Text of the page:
In most cases what was said actually was said.  She told me, I told her.  The problem isn’t what was said, it’s what was heard.  I know I am guilty plenty of times of not registering what someone has said to me.  I am going to go out on a limb and say my wife has been guilty of it a time or two as well. We thought we were communicating but if no one hears it, were we really?

What We Have Here

In the movie ‘Cool Hand Luke’ Luke, the character played by Paul Newman, is subjected to a boat load of punishment because he will not obey his jailers.  In the most famous scene of the movie (and #11 in the all time greatest Hollywood movie quotes) his jailer, after beating him says to the onlooking prisoners, “What we have here is failure to communicate.”  But when you actually watch the scene and hear the next line, “Some men you just can’t reach”, what the jailer seems to really be saying is there is a failure to listen. That is different than communicating.  He is blaming Luke for not listening, not himself for not communicating properly.

But in our daily life it behooves us to ask questions from both sides. First, am I actually communicating well? Is what I am saying accurate and making sense? And second, is the person listening?  And if they are, are they actually comprehending what it is I am saying?

If we can do those things we are closer to making sure communication actually has taken place, right?

Periscope on

Here is the ‘Guess the Quote’ broadcast I did on Periscope as I drew the napkin. If you would like to find out more about Periscope click the periscope link at the top of the page.

Drawing, writing, and broadcast © 2015 Marty Coleman |

Quote by George Bernard Shaw, 1856-1950, Irish Playwright



Pierced with Love – An Illustrated Short Story




Dominique was born in France but moved to Chicago when she was just a baby. Her father died when she was seven and her mother raised her as best she could. When she was 18 her mother decided to move back to France but Dominique wanted to stay in Chicago and go to school or get a job.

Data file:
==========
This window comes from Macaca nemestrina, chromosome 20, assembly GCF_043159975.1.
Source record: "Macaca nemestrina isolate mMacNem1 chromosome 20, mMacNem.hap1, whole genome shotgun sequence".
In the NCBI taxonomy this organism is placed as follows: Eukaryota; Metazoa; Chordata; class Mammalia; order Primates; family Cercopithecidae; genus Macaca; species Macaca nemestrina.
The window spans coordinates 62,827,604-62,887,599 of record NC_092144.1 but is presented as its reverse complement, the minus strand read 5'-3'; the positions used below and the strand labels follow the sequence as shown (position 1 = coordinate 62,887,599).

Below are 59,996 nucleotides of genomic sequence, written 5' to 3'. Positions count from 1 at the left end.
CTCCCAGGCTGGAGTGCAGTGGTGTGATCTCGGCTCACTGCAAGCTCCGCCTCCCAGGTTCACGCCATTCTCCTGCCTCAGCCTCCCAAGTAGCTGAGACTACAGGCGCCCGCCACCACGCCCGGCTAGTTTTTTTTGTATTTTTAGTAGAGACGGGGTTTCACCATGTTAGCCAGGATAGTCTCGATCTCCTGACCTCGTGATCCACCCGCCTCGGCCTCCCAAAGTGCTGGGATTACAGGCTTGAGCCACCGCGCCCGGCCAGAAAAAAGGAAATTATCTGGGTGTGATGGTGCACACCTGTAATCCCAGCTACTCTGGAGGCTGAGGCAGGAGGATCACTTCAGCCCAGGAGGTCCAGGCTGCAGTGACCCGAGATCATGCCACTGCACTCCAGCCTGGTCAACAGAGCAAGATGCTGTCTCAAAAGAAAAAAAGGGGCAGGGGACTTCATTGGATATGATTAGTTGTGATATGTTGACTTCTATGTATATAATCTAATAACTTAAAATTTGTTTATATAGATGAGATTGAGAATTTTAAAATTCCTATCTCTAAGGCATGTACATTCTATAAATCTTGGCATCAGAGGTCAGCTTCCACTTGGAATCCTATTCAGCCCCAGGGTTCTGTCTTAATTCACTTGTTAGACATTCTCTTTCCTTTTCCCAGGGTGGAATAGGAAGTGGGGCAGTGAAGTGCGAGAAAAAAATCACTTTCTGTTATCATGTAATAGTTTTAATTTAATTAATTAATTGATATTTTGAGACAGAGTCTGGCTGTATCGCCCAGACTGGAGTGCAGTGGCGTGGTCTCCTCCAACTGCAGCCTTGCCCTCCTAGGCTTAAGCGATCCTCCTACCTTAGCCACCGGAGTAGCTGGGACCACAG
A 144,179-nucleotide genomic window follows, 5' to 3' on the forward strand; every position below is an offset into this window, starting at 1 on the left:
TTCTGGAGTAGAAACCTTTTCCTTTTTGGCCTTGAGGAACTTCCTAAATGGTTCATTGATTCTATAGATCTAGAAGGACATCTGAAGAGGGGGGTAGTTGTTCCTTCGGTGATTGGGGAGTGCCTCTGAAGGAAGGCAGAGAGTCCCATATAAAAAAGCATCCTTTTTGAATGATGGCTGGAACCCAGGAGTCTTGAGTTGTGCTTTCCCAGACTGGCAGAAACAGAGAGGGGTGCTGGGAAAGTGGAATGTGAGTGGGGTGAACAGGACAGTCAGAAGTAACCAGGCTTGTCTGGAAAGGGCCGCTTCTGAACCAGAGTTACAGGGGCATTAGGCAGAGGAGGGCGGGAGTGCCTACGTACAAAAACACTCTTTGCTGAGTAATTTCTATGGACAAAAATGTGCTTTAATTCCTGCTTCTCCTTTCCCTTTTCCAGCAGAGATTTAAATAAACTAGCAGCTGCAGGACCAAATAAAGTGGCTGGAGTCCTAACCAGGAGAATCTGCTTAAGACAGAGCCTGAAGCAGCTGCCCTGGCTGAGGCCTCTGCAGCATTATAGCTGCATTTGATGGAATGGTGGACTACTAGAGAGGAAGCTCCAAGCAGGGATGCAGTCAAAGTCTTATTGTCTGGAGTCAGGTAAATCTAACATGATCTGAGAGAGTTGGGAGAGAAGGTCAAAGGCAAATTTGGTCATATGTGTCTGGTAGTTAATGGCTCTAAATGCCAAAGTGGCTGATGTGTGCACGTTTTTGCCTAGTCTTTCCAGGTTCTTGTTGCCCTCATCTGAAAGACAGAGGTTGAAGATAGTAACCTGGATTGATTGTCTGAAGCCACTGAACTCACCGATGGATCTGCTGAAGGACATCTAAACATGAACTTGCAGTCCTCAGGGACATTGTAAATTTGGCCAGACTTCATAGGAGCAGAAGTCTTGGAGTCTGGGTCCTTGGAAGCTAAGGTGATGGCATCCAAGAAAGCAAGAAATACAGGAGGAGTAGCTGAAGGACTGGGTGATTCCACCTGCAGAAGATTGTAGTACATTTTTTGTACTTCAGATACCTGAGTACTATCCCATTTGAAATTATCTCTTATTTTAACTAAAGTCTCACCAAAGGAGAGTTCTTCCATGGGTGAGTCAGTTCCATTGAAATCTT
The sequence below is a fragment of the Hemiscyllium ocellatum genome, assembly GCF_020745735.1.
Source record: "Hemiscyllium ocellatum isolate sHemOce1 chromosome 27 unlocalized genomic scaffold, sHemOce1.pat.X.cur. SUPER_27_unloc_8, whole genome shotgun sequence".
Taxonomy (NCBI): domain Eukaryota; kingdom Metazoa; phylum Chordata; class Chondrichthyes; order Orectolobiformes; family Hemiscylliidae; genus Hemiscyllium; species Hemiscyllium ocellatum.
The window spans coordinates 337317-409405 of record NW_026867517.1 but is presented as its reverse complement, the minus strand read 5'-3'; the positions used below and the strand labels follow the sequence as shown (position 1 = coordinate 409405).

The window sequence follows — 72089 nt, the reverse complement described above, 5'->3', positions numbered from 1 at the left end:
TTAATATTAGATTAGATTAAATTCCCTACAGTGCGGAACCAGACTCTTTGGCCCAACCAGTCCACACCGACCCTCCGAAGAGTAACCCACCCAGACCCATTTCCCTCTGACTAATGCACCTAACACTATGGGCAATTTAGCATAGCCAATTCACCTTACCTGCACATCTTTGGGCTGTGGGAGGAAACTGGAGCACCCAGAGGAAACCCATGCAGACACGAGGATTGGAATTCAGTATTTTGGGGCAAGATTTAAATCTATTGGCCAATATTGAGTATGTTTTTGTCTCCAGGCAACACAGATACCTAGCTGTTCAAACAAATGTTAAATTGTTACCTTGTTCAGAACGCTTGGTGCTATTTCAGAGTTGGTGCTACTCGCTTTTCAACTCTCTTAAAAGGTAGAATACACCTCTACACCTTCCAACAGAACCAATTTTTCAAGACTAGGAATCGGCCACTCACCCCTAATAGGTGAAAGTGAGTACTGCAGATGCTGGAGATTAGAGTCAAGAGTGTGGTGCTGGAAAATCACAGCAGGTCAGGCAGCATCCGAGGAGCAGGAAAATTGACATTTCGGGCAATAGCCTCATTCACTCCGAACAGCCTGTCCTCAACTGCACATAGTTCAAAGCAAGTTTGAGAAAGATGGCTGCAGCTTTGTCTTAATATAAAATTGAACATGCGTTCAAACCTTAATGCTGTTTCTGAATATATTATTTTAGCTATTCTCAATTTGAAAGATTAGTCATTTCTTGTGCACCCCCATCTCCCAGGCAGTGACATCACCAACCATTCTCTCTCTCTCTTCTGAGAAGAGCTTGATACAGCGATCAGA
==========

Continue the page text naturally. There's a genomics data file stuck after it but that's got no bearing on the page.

Chapter One

Dominique went to the gallery opening because the exhibition was titled ‘Pierced’. She saw a flyer for it posted in the back hallway of a club where she danced.  She wasn’t really an artsy type of person, she had only been to one museum in her life, but she was excited to go because she loved piercings. She had 20 of them herself and was hoping to get more.

She asked one of the other dancers, who went by the stage name ‘Flame’, if she wanted to go with her but she had no baby sitter for that night. The other girls at the club weren’t really very friendly and most of them sort of scared her.  She would have invited her best friend at the club, ‘Trinity’, but she had been arrested for her 3rd DUI two days before and was still in jail.

She decided to go alone though it was very scary for her to do so.  She never really went out to anything remotely ‘cultural’ even though she read about a lot of those sorts of events online.  In her mind she wasn’t very socially adept, never really knowing what to say.  She had gotten better at small talk, working at the club had helped her with that, but she still worried about talking about serious stuff.  She had it all in her brain, she thought she was pretty smart after all, but she just sort of froze up when that sort of conversation was in front of her.

Chapter Two